““... And still we stand tall””
- Europe, The Final Countdown
Last week, we discussed our view that the rising uncertainties that have been dominating financial markets over recent months (and more acutely recent weeks) are likely to fade, and that attention will soon turn towards the relative clarity of 2021. At the centre of global uncertainty have been four key topics: i) the aggressive second wave of the global Covid-19 pandemic (where this week’s announcement of the efficacy of the Pfizer vaccine trials boosted hopes), ii) the US Presidential Election, iii) Brexit and iv) the global (though US and European-centric) fiscal response. The next week will be critical in defining this path out of uncertainty - most specifically in the Trump Administration’s efforts to overturn what is essentially a media crowning of Joe Biden, and in determining the extent and cordiality of the future trading relationship between the EU and the UK. Over the next week, while we expect that there will be a further significant step in the diminution of these core uncertainties, it is worth reminding ourselves of the sage advice of Harold Wilson, that “a week in politics is a long time”.
In many respects, the past week has led to a deeper entwining of two of these factors, the US Elections and Brexit. There has been much written on the implications of Brexit - more specifically the implications of a Biden Administration on the ‘special relationship’ status between the US and a post-Brexit UK - and what that means for the likelihood of, or perhaps more pertinently, the likely speed of a US / UK trade deal. Further, it is not clear whether the statements from Biden (and Pelosi) in support of the Good Friday Agreement (and opposition to the controversial Internal Market Bill) are further complicating factors for the UK’s negotiating position with the EU.
While there may well be an argument for a ‘slower’ path to a trade deal with a Biden-led US, it is by no means clear that it would be a less beneficial one - as close ideologies on multilateralism, climate change, Covid-19 and significantly defence would argue. Not to mention the fact that the Biden Administration is likely to seek membership of the Trans-Pacific Partnership - a process towards which a newly independent UK is already on the way towards, following its sovereign trade deal with Japan.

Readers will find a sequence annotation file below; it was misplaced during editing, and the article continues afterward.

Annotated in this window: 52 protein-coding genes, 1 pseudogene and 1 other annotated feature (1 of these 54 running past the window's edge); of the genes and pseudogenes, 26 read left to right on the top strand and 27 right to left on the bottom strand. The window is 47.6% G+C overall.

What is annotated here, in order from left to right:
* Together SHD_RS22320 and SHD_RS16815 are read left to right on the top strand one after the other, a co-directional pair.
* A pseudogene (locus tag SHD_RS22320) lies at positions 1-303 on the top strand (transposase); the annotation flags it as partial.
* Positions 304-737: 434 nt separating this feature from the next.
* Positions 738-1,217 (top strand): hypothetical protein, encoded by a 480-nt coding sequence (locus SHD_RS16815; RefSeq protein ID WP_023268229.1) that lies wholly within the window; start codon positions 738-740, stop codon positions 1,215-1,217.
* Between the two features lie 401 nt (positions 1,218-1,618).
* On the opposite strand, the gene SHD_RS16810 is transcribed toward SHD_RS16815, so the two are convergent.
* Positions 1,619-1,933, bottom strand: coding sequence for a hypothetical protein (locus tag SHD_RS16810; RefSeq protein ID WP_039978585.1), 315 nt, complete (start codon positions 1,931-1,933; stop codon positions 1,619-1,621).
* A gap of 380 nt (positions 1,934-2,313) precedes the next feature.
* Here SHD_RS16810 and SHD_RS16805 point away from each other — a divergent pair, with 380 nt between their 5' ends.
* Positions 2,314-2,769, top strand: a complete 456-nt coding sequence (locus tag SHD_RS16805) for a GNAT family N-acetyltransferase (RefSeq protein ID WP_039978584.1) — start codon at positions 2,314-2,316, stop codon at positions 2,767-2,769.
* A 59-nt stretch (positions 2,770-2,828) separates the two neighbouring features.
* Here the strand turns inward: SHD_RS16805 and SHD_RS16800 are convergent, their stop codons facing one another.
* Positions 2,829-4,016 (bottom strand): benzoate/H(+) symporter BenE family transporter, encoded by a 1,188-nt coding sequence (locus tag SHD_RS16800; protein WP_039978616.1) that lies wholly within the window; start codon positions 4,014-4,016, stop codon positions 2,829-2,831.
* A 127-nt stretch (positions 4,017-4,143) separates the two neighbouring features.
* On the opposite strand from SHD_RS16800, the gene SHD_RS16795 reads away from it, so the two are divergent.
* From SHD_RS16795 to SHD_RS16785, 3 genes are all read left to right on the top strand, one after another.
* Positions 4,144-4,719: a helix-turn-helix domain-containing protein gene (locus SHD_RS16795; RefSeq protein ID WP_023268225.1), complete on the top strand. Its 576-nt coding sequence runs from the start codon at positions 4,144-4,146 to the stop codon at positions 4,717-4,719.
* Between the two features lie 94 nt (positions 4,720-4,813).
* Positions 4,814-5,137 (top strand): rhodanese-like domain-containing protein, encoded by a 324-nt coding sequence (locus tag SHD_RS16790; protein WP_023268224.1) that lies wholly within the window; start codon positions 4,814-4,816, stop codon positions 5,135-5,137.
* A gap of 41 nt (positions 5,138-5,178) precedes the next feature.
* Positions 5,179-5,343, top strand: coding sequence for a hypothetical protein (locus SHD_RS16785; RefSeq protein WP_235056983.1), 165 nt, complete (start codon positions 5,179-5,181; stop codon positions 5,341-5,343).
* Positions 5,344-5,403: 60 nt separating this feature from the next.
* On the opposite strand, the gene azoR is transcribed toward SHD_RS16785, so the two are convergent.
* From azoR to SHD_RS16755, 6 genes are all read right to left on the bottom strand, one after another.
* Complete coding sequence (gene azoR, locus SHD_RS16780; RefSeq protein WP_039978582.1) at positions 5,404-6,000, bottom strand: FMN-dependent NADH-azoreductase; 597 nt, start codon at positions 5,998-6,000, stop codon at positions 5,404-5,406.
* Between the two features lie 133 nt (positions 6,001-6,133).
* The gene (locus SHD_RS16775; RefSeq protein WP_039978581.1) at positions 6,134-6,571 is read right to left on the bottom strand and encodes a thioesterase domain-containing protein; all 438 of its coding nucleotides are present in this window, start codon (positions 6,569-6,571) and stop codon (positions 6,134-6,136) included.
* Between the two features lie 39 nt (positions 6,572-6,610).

Perceived pressure from a Biden Administration may reduce the ability of Johnson to resist closer alignment to environmental and social protections, in the hope of a fast US trade deal that more rigid regulations may have prevented under Trump. But it may also mean that such areas are less of a barrier to a trade deal with Biden. Though differences remain in the treatment of data, it is likely that the position of the UK is more aligned to the US than the EU in this regard - as the collapse of the Data Privacy Shield agreement in July, likely attests.
Earlier this week, it emerged that the negotiations were likely to miss the latest (mid-November) deadline, and that EU diplomats now expect negotiators to present a deal in the middle of next week, “unless talks yield breakthrough or collapse earlier”; and also that Brexit was on the agenda for November 18th Ambassadors meeting. We continue to see a deal as the most likely outcome; a deal that perhaps gives more than either side would have liked, or a deal that offers less than either side would have wanted. However, at this late stage, it is clear that failure to reach even this ‘skinny’ deal will be politically injurious for both sides.
From our perspective, the prospects of a trade deal with the EU are still high. The requirement for UK concessions on level playing field, state aid and governance commitment will be clear, but it is not clear that this has been significantly altered by the prospect of a Biden-led US. Furthermore, following the UK’s decision to unilaterally grant the EU financial ‘Equivalence’ - an important factor - I would also expect that UK concessions to criteria for a deal should be sufficient for the EU to grant UK Equivalence, though likely not until after the deal is ratified.
The UK’s path out of the EU has taken far longer and has ultimately been more complicated and volatile than perhaps anyone expected. However, we remain optimistic that a deal can and will be done, and that this means there remains further upside for GBP - against both USD and EUR. After years of uncertainty regarding the UK’s position within Europe, this really is the final countdown.
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